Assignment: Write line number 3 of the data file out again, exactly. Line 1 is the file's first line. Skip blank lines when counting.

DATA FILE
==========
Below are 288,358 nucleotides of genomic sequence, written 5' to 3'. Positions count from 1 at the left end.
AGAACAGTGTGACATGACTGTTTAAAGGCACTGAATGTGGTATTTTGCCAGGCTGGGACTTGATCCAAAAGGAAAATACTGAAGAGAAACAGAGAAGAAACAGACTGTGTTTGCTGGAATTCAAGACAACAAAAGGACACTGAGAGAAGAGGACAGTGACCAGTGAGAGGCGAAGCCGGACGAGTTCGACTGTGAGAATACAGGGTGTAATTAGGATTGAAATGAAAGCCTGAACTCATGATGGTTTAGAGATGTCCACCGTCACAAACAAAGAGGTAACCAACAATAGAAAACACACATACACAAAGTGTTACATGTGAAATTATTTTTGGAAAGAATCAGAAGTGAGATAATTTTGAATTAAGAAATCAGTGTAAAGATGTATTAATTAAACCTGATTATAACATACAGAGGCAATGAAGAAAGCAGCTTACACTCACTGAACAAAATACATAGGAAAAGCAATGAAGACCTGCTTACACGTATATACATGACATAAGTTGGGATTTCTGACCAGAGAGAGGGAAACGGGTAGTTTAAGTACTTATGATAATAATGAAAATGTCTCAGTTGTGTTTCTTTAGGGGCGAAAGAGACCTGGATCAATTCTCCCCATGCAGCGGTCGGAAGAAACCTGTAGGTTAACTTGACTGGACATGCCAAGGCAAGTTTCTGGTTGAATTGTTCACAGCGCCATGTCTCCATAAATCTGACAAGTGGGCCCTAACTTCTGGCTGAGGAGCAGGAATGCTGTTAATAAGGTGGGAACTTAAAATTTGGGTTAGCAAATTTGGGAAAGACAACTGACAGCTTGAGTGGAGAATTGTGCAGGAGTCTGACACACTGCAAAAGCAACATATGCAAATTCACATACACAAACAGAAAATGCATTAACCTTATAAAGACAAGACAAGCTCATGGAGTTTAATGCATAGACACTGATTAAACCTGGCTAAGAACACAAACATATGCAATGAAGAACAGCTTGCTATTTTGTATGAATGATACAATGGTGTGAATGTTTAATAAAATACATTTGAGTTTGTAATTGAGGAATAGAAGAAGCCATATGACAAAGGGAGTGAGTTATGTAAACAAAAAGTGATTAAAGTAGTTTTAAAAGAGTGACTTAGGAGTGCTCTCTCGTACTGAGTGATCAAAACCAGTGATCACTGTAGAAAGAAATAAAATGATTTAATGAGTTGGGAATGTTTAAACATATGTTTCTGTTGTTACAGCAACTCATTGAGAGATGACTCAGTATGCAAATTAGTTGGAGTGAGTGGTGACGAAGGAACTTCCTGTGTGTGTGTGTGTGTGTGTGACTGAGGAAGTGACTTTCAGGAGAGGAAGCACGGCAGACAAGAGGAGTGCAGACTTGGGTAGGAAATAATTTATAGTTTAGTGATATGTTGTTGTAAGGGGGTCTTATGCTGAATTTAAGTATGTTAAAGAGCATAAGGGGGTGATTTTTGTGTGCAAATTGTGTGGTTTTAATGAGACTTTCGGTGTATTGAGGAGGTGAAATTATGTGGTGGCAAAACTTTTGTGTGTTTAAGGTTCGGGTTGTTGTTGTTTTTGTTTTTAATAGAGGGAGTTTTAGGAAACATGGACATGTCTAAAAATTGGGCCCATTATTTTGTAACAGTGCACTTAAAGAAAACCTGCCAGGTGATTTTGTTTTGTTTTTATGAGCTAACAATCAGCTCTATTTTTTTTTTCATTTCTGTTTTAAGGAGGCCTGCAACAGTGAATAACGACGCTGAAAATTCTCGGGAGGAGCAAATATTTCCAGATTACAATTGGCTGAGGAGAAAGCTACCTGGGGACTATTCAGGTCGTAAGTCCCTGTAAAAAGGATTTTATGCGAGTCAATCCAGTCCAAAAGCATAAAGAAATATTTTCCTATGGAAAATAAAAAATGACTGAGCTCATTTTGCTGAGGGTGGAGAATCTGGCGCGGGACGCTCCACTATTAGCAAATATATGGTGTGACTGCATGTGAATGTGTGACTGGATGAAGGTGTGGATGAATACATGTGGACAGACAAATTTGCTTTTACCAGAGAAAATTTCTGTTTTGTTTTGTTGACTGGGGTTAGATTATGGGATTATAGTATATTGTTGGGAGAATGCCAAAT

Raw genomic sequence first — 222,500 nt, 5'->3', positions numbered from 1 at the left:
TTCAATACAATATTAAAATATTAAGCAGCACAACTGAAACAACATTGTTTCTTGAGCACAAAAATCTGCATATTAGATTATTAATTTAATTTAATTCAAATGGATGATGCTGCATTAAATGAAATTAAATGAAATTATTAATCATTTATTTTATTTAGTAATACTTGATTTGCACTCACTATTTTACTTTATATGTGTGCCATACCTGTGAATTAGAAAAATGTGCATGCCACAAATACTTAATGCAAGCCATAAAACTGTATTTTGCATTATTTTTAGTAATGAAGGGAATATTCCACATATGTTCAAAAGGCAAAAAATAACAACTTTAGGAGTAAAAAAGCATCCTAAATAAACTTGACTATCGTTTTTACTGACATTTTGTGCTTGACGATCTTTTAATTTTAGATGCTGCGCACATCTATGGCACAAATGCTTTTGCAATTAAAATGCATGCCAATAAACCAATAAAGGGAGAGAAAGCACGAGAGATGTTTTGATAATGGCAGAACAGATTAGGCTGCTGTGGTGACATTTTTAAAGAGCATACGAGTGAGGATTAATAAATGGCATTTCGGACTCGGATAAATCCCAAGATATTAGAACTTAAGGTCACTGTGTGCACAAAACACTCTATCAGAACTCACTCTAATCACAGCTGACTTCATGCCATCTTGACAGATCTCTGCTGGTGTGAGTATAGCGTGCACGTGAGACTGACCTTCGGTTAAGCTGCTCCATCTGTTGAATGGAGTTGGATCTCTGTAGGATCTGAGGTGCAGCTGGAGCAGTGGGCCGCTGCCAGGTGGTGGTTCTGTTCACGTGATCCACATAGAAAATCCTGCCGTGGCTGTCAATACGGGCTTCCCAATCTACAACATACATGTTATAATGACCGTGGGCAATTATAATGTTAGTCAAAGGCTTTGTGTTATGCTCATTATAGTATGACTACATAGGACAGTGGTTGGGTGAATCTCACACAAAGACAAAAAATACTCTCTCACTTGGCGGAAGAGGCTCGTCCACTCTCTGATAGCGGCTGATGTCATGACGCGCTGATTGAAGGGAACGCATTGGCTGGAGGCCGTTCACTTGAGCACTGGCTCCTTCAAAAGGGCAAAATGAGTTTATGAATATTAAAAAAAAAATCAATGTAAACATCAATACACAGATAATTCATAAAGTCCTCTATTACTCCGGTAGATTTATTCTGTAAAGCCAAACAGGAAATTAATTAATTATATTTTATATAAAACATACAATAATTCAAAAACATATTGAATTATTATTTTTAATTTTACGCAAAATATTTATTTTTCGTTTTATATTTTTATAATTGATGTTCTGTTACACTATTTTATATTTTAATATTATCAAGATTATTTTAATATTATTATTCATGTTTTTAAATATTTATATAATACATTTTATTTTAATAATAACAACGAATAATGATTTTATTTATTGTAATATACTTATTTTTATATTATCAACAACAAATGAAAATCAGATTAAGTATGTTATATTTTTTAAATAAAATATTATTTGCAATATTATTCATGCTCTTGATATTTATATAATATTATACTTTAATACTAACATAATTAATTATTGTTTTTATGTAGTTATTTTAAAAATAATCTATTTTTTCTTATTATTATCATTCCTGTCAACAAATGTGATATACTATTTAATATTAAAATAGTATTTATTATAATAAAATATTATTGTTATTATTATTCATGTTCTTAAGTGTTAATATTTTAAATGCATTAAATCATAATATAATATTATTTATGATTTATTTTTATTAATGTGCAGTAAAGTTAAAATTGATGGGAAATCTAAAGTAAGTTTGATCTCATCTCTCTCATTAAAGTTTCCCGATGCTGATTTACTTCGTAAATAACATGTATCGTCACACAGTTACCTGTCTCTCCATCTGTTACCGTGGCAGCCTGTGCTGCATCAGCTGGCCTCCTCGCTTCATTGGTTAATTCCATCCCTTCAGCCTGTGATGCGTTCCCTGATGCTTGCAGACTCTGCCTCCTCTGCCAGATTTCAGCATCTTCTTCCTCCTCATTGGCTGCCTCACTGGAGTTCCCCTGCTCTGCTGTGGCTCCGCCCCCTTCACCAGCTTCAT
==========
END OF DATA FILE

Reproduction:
Raw genomic sequence first — 222,500 nt, 5'->3', positions numbered from 1 at the left: